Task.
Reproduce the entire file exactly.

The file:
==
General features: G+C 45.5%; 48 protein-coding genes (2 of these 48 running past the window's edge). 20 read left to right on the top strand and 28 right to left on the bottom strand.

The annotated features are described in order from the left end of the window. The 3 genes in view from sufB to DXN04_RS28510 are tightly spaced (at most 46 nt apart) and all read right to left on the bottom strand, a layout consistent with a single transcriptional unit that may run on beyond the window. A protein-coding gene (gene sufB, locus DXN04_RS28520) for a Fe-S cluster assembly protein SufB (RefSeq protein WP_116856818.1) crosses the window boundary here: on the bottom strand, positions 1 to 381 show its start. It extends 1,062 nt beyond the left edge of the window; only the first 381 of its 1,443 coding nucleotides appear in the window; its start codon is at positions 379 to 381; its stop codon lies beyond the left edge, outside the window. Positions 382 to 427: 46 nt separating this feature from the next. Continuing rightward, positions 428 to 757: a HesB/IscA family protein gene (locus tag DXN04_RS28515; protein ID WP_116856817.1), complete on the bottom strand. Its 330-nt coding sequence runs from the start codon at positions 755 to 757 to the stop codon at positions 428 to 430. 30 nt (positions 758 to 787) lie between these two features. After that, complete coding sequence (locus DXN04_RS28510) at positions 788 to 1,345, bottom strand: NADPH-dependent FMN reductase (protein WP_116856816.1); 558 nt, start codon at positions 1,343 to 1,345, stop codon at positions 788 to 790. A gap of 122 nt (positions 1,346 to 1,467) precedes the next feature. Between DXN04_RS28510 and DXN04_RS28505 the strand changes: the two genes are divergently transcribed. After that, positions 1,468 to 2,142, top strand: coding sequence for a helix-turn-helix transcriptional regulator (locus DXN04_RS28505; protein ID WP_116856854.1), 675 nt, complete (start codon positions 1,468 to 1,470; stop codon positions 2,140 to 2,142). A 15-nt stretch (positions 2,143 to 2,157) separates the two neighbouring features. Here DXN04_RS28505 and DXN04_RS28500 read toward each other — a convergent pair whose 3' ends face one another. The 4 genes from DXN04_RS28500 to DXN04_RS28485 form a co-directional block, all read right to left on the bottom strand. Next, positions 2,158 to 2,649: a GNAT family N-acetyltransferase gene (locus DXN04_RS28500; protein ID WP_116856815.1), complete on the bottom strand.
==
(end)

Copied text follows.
General features: G+C 45.5%; 48 protein-coding genes (2 of these 48 running past the window's edge). 20 read left to right on the top strand and 28 right to left on the bottom strand.

The annotated features are described in order from the left end of the window. The 3 genes in view from sufB to DXN04_RS28510 are tightly spaced (at most 46 nt apart) and all read right to left on the bottom strand, a layout consistent with a single transcriptional unit that may run on beyond the window. A protein-coding gene (gene sufB, locus DXN04_RS28520) for a Fe-S cluster assembly protein SufB (RefSeq protein WP_116856818.1) crosses the window boundary here: on the bottom strand, positions 1 to 381 show its start. It extends 1,062 nt beyond the left edge of the window; only the first 381 of its 1,443 coding nucleotides appear in the window; its start codon is at positions 379 to 381; its stop codon lies beyond the left edge, outside the window. Positions 382 to 427: 46 nt separating this feature from the next. Continuing rightward, positions 428 to 757: a HesB/IscA family protein gene (locus tag DXN04_RS28515; protein ID WP_116856817.1), complete on the bottom strand. Its 330-nt coding sequence runs from the start codon at positions 755 to 757 to the stop codon at positions 428 to 430. 30 nt (positions 758 to 787) lie between these two features. After that, complete coding sequence (locus DXN04_RS28510) at positions 788 to 1,345, bottom strand: NADPH-dependent FMN reductase (protein WP_116856816.1); 558 nt, start codon at positions 1,343 to 1,345, stop codon at positions 788 to 790. A gap of 122 nt (positions 1,346 to 1,467) precedes the next feature. Between DXN04_RS28510 and DXN04_RS28505 the strand changes: the two genes are divergently transcribed. After that, positions 1,468 to 2,142, top strand: coding sequence for a helix-turn-helix transcriptional regulator (locus DXN04_RS28505; protein ID WP_116856854.1), 675 nt, complete (start codon positions 1,468 to 1,470; stop codon positions 2,140 to 2,142). A 15-nt stretch (positions 2,143 to 2,157) separates the two neighbouring features. Here DXN04_RS28505 and DXN04_RS28500 read toward each other — a convergent pair whose 3' ends face one another. The 4 genes from DXN04_RS28500 to DXN04_RS28485 form a co-directional block, all read right to left on the bottom strand. Next, positions 2,158 to 2,649: a GNAT family N-acetyltransferase gene (locus DXN04_RS28500; protein ID WP_116856815.1), complete on the bottom strand.